New data on intravenous tenecteplase indicate that it can achieve comparable efficacy and safety to alteplase in treating stroke—and, as such, may be used as an alternative to alteplase for acute ischaemic stroke patients within 4.5 hours of symptom onset.
This was the prevailing message delivered by Shuya Li (Capital Medical University, Beijing, China) in her presentation of the TRACE II trial at the 2023 International Stroke Conference (ISC; 8–10 February, Dallas, USA).
Li began by highlighting previous clinical trials that have indicated 0.25mg/kg of tenecteplase could have comparable effectiveness and safety to 0.9mg/kg of alteplase in acute ischaemic stroke, including the Phase 2 ATTAST study and, more recently, the Phase 3 AcT study. In an effort to build on this body of evidence, Li and her colleagues assessed the newer generation intravenous thrombolysis (IVT) drug, tenecteplase, versus alteplase, which is a more well-established and widely used thrombolytic candidate in stroke care.
They did this via a Phase 3, non-inferiority, multicentre, prospective randomised controlled trial—TRACE II—in which acute ischaemic stroke patients received either 0.25mg/kg of tenecteplase (intervention group) or 0.9mg/kg of alteplase (control group) less than 4.5 hours from the onset of their symptoms.
Li and colleagues’ primary efficacy endpoint was a score of 0–1 on the modified Rankin Scale (mRS) at 90 days, while secondary outcome measures included mRS 0–2, ordinal distribution of mRS and quality of life (EQ-5D) scores at 90 days, as well as short-term National Institutes of Health Stroke Scale (NIHSS) scores. Safety endpoints included short- and long-term intracranial haemorrhages (ICHs), and overall mortality and (serious) adverse events within 90 days.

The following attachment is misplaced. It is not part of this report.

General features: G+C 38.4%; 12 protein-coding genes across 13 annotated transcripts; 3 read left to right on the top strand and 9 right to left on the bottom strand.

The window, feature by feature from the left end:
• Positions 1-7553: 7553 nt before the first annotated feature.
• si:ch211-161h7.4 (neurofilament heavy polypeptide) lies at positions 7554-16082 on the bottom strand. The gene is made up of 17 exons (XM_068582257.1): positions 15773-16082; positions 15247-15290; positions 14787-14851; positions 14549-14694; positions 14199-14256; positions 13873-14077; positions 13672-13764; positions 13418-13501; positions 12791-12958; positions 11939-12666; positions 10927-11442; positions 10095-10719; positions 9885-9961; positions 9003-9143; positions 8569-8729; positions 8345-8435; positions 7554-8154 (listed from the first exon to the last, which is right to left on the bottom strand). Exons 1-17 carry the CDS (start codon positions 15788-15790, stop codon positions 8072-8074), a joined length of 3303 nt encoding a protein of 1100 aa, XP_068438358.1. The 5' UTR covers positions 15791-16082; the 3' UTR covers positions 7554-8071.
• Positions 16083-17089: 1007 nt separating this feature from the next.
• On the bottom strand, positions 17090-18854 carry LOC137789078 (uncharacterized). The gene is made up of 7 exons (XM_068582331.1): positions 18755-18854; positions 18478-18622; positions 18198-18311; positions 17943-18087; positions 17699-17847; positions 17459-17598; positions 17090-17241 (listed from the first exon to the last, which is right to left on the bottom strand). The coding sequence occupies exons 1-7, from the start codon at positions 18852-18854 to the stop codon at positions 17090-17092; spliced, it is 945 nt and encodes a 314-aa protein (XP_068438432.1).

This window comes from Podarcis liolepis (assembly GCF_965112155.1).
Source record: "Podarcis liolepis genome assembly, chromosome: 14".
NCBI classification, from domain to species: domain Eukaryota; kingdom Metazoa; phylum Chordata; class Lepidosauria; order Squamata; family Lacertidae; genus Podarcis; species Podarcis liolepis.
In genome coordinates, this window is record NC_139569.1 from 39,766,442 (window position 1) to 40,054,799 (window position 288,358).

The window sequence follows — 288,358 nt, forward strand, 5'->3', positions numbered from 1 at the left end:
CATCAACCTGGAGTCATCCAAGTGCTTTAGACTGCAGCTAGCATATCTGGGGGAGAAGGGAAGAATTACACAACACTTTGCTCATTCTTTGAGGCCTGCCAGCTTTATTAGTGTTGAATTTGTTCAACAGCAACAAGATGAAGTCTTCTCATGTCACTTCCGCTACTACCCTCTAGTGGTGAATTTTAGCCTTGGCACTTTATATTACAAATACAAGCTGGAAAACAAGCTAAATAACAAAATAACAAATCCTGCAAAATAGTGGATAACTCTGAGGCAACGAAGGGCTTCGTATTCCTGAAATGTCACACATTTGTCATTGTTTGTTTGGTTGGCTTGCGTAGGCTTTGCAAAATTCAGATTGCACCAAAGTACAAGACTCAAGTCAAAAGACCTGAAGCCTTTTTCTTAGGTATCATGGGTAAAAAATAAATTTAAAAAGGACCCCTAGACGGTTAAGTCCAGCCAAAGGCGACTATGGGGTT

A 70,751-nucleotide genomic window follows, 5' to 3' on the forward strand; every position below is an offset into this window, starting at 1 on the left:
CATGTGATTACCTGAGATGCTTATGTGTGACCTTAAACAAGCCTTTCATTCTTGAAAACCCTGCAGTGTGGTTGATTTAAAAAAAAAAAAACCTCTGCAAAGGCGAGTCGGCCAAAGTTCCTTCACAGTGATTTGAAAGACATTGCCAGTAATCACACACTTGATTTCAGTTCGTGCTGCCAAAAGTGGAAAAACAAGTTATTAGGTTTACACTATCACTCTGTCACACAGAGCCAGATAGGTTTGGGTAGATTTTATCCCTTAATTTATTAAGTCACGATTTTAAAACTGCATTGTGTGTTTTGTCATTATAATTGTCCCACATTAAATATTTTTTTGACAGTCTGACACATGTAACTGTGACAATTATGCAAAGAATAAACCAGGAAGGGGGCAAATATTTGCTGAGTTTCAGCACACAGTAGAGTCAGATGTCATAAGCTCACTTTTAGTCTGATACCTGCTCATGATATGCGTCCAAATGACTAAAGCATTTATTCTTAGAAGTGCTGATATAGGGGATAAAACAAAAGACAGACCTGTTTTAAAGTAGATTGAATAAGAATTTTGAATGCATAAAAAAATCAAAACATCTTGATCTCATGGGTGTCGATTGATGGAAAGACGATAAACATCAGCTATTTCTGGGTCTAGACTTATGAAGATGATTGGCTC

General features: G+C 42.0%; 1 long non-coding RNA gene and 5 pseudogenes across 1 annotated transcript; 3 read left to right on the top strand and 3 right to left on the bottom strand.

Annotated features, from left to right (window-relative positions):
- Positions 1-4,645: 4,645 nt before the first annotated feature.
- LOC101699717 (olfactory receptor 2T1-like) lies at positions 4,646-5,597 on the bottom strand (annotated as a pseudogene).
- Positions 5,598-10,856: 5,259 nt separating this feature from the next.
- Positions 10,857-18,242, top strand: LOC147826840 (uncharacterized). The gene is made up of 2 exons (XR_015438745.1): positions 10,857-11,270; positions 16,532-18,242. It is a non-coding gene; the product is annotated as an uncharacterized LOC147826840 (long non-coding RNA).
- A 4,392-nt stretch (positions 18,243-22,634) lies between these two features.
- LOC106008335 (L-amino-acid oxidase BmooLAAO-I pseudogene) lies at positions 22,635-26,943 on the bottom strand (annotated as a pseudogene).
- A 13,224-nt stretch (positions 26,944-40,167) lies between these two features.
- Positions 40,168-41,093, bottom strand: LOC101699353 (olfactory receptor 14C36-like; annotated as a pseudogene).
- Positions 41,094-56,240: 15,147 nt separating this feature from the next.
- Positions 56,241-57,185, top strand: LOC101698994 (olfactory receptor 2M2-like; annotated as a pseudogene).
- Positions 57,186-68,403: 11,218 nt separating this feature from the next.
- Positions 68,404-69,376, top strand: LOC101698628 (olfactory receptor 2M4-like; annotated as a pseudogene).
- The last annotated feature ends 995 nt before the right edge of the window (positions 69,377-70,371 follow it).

Between 12 June 2021 and 29 May 2022, a total of 1,430 IVT-eligible ischaemic stroke patients were enrolled at 53 clinical sites across China. Following randomisation, 710 were allocated to tenecteplase and 707 were allocated to alteplase for the trial’s modified intention-to-treat (MITT) analysis, while 671 and 642 patients, respectively, were available for the per-protocol analysis.
Reporting efficacy outcomes from TRACE II, Li informed the ISC audience that 62% of patients in the tenecteplase group achieved an mRS score of 0–1 at 90 days, compared to 58% of patients in the alteplase group. As such, the trial met its primary efficacy outcome in the MITT analysis, demonstrating non-inferiority—but not superiority—of tenecteplase versus alteplase.
Li also stated there was no significant difference between the two groups relating to any of the trial’s secondary efficacy outcomes, and an analysis of prespecified subgroups in both the MITT and per-protocol patient populations further supported the non-inferiority of tenecteplase.
No significant differences were found regarding the prespecified safety outcomes either, with a low rate (2%) of symptomatic ICH at 36 hours and 90 days in both groups, as well as 46 (7%) and 35 (5%) deaths, and 116 (16%) and 107 (15%) serious adverse events, respectively, in the tenecteplase and alteplase groups.
Owing to the non-inferior efficacy of tenecteplase versus alteplase, and the similar safety profiles between the two drugs in TRACE II, and Li concluded that intravenous tenecteplase may be used as an alternative to alteplase in patients who present with acute ischaemic stroke during the early time window (<4.5 hours).
These findings have since been published in The Lancet by Li and the rest of the TRACE II investigators—including lead author Yongjun Wang (Capital Medical University, Beijing, China).